It’s rarely in the news, but bladder cancer occurs in just as many people as skin cancer or lymphoma, although men are nearly three times more likely than women to be diagnosed.
The disease is highly curable when caught early, but treatments can become more involved with late-stage disease. So what can you do to lower your risk of bladder cancer, and what are your options if you face a diagnosis? Bladder cancer expert Sumanta Pal, M.D., assistant professor of medical oncology, enlightens us about this oft-overlooked form of cancer.
EHope: What causes bladder cancer?
|Sumanta Pal (Photo by Thomas Brown)|
Sumanta Pal, M.D.: It’s largely unknown what causes bladder cancer. Chronic irritation, such as traces of toxic chemicals or a urinary tract infection, appears to raise risk. Smoking is a big risk factor, also. The carcinogens from smoking can pool in the bladder, causing prolonged exposure.
EH: What are some of the early signs of bladder cancer?
SP: The most common symptom is blood in the urine. It isn’t always visible (we call this microscopic blood), but it turns up in lab tests. Other symptoms include painful urination and pain around the bladder and lower back. More advanced disease can cause fatigue and severe weight loss as well as difficulty urinating.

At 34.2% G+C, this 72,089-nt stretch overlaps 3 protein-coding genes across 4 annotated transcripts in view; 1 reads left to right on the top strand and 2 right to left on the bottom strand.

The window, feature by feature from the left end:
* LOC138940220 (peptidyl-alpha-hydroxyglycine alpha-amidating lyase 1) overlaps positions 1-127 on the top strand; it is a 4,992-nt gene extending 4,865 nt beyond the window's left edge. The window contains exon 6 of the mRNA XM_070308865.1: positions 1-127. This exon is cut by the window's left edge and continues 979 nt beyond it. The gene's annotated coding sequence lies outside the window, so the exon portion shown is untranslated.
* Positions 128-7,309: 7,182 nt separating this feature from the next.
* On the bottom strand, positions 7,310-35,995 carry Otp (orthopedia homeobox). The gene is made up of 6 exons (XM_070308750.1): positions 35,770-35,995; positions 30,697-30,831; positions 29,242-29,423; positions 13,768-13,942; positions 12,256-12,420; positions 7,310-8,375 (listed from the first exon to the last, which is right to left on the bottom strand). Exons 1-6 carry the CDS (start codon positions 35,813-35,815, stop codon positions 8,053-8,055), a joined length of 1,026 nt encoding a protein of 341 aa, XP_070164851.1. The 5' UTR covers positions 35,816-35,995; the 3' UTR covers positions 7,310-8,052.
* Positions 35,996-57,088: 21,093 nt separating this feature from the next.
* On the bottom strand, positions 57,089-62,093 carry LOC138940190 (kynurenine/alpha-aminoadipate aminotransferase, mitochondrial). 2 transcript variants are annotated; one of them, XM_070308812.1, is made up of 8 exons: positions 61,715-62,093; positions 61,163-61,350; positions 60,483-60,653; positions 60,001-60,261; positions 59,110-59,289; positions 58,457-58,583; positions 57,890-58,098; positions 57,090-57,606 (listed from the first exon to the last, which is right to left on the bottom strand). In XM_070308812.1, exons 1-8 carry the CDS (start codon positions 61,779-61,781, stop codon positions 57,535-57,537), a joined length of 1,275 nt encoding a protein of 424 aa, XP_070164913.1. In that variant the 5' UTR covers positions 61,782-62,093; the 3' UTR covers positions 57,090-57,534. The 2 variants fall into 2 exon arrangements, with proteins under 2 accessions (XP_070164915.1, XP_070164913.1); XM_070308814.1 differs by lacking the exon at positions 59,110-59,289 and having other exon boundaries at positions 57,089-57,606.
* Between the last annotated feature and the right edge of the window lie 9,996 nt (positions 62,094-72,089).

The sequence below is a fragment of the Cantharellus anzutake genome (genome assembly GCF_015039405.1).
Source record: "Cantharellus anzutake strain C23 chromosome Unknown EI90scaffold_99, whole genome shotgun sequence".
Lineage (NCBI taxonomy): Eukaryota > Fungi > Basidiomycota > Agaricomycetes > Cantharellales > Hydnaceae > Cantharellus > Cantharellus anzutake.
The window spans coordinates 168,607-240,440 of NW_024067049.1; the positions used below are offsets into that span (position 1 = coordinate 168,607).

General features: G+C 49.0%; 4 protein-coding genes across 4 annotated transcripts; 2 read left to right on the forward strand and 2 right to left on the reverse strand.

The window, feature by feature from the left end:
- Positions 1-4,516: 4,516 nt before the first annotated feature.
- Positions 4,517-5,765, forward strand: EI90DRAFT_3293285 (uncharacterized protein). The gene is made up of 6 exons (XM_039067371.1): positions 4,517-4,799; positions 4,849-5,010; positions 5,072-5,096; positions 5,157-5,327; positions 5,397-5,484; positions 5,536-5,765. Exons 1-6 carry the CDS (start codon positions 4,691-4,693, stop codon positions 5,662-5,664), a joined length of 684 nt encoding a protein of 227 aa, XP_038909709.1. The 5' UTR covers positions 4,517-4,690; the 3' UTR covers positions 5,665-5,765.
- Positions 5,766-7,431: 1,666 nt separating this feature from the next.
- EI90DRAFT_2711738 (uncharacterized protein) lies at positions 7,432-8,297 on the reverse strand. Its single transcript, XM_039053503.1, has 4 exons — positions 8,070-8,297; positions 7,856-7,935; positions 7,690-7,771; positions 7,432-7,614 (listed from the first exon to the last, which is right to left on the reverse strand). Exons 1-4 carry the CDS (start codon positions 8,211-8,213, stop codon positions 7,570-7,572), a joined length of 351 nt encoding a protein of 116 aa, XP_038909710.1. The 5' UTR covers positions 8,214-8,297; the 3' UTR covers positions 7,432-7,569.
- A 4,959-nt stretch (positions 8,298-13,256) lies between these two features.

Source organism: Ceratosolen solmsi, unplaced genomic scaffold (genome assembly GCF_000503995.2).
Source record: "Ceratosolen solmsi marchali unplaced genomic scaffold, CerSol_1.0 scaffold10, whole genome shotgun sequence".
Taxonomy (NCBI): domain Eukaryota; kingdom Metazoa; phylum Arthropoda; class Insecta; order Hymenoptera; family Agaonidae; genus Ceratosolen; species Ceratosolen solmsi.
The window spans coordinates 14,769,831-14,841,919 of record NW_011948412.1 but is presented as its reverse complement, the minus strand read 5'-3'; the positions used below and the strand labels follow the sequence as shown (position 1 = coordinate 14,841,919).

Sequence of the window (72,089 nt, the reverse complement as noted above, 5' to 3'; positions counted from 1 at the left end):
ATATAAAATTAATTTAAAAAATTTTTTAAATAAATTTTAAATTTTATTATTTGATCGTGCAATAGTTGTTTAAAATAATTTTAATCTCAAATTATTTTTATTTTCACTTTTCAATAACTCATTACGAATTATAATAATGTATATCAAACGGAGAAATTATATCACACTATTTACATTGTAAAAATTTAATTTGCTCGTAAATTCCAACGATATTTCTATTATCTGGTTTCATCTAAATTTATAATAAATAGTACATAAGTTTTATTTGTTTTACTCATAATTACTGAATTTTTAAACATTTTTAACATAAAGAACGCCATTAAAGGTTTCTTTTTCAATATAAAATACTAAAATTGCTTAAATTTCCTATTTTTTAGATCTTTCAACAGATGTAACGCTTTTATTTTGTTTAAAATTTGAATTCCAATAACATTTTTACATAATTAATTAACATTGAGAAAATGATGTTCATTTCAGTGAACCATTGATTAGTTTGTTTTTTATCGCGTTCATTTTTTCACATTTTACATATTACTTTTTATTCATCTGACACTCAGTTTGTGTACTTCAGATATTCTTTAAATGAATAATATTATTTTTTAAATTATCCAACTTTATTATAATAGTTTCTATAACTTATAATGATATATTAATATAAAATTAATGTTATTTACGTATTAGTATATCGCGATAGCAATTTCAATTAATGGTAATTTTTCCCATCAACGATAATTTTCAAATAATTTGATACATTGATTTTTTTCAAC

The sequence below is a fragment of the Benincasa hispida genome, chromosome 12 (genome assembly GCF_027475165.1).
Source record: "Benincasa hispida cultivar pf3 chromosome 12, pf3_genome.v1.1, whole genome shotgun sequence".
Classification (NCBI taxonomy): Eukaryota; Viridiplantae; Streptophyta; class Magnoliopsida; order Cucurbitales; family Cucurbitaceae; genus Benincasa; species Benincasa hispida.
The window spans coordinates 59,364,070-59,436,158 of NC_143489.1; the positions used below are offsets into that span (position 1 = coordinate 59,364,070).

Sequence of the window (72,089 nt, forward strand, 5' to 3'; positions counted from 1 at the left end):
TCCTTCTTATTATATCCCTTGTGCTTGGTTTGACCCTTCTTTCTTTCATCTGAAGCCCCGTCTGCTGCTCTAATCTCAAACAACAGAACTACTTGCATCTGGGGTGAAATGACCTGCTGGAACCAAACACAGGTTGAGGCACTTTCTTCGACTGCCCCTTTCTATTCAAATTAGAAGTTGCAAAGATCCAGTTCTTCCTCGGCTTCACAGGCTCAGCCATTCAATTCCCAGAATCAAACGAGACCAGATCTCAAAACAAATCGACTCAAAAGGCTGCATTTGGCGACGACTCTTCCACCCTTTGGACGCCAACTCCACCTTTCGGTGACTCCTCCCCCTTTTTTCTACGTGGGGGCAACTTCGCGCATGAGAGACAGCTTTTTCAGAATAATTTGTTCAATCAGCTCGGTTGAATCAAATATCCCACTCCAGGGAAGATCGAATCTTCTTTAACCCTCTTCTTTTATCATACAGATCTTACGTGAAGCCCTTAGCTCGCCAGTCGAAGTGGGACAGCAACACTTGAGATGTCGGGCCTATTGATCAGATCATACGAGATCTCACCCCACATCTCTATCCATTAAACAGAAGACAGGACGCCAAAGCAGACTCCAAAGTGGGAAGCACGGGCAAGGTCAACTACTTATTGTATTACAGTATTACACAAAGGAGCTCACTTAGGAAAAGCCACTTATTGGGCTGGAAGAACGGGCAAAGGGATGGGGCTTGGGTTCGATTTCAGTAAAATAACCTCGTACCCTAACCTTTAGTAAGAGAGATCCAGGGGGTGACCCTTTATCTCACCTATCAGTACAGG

EH: Is there an easy way to screen people for the disease, such as a blood test?
SP: There currently is no screening test for bladder cancer.
EH: How do doctors diagnose bladder cancer?
SP: If we suspect bladder cancer, we test a urine sample. We also can look directly at the inside of the bladder with an instrument called a cystoscope. That’s the most reliable. We also might use a CT scan to check if a tumor has spread outside the bladder into surrounding tissues.
EH: Why are men more susceptible to developing bladder cancer than women?
SP: Historically, the belief was that men smoke more than women and may be more exposed to toxic chemicals in their jobs, increasing their risk. Recent studies point to gender-specific hormones, however, so it’s a bit up in the air.
EH: How is bladder cancer treated, and does treatment differ for men and women?
SP: Treatment, in general, is the same for men and women, and it depends on the stage of disease. If we catch it early, we can surgically remove the tumor. Or we might introduce anticancer agents into the bladder. If the cancer invades surrounding tissues, we remove the bladder and nearby organs that are at risk. If the disease is metastatic, spreading to distant sites in the body, we give chemotherapy.
EH: Following treatment, is recurrence a problem, and if so, how can a patient reduce the risk of recurrence?
SP: Risk of recurrence depends on stage, of course. To reduce recurrence, we will give chemotherapy before removal of the bladder or we may instill anticancer agents into the bladder. As always, we carefully assess each individual to give the right treatment and follow-up care for that patient.